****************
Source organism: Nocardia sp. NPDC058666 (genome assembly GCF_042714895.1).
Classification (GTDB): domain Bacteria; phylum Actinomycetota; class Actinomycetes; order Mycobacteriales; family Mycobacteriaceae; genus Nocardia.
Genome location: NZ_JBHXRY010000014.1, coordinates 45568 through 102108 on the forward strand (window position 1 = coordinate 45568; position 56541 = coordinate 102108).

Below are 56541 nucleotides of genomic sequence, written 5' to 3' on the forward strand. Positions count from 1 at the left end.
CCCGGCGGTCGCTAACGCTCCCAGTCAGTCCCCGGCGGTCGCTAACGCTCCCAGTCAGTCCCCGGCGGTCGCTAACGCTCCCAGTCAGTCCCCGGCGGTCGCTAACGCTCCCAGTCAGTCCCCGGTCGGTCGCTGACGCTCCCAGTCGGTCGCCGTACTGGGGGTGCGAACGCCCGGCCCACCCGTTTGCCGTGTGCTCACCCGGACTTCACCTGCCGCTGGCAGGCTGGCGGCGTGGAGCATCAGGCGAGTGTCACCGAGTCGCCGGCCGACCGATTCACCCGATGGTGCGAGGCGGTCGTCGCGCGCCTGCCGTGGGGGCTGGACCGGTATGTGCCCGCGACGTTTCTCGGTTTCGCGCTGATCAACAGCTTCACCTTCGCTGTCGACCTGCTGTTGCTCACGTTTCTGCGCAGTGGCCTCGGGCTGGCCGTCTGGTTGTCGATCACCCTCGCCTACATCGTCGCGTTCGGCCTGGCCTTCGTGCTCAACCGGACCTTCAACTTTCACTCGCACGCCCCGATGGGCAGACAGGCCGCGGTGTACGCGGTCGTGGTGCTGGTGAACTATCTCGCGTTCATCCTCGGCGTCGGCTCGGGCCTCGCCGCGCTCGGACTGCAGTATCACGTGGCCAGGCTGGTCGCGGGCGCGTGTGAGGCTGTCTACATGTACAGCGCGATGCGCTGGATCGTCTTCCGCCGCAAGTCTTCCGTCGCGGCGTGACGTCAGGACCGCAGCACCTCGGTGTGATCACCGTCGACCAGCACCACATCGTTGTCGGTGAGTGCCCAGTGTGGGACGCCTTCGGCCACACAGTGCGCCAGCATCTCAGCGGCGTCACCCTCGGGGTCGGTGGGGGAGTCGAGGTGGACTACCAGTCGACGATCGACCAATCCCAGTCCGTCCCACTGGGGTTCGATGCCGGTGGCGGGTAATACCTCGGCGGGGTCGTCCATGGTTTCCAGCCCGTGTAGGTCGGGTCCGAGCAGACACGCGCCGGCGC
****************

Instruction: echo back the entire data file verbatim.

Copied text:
Source organism: Nocardia sp. NPDC058666 (genome assembly GCF_042714895.1).
Classification (GTDB): domain Bacteria; phylum Actinomycetota; class Actinomycetes; order Mycobacteriales; family Mycobacteriaceae; genus Nocardia.
Genome location: NZ_JBHXRY010000014.1, coordinates 45568 through 102108 on the forward strand (window position 1 = coordinate 45568; position 56541 = coordinate 102108).

Below are 56541 nucleotides of genomic sequence, written 5' to 3' on the forward strand. Positions count from 1 at the left end.
CCCGGCGGTCGCTAACGCTCCCAGTCAGTCCCCGGCGGTCGCTAACGCTCCCAGTCAGTCCCCGGCGGTCGCTAACGCTCCCAGTCAGTCCCCGGCGGTCGCTAACGCTCCCAGTCAGTCCCCGGTCGGTCGCTGACGCTCCCAGTCGGTCGCCGTACTGGGGGTGCGAACGCCCGGCCCACCCGTTTGCCGTGTGCTCACCCGGACTTCACCTGCCGCTGGCAGGCTGGCGGCGTGGAGCATCAGGCGAGTGTCACCGAGTCGCCGGCCGACCGATTCACCCGATGGTGCGAGGCGGTCGTCGCGCGCCTGCCGTGGGGGCTGGACCGGTATGTGCCCGCGACGTTTCTCGGTTTCGCGCTGATCAACAGCTTCACCTTCGCTGTCGACCTGCTGTTGCTCACGTTTCTGCGCAGTGGCCTCGGGCTGGCCGTCTGGTTGTCGATCACCCTCGCCTACATCGTCGCGTTCGGCCTGGCCTTCGTGCTCAACCGGACCTTCAACTTTCACTCGCACGCCCCGATGGGCAGACAGGCCGCGGTGTACGCGGTCGTGGTGCTGGTGAACTATCTCGCGTTCATCCTCGGCGTCGGCTCGGGCCTCGCCGCGCTCGGACTGCAGTATCACGTGGCCAGGCTGGTCGCGGGCGCGTGTGAGGCTGTCTACATGTACAGCGCGATGCGCTGGATCGTCTTCCGCCGCAAGTCTTCCGTCGCGGCGTGACGTCAGGACCGCAGCACCTCGGTGTGATCACCGTCGACCAGCACCACATCGTTGTCGGTGAGTGCCCAGTGTGGGACGCCTTCGGCCACACAGTGCGCCAGCATCTCAGCGGCGTCACCCTCGGGGTCGGTGGGGGAGTCGAGGTGGACTACCAGTCGACGATCGACCAATCCCAGTCCGTCCCACTGGGGTTCGATGCCGGTGGCGGGTAATACCTCGGCGGGGTCGTCCATGGTTTCCAGCCCGTGTAGGTCGGGTCCGAGCAGACACGCGCCGGCGC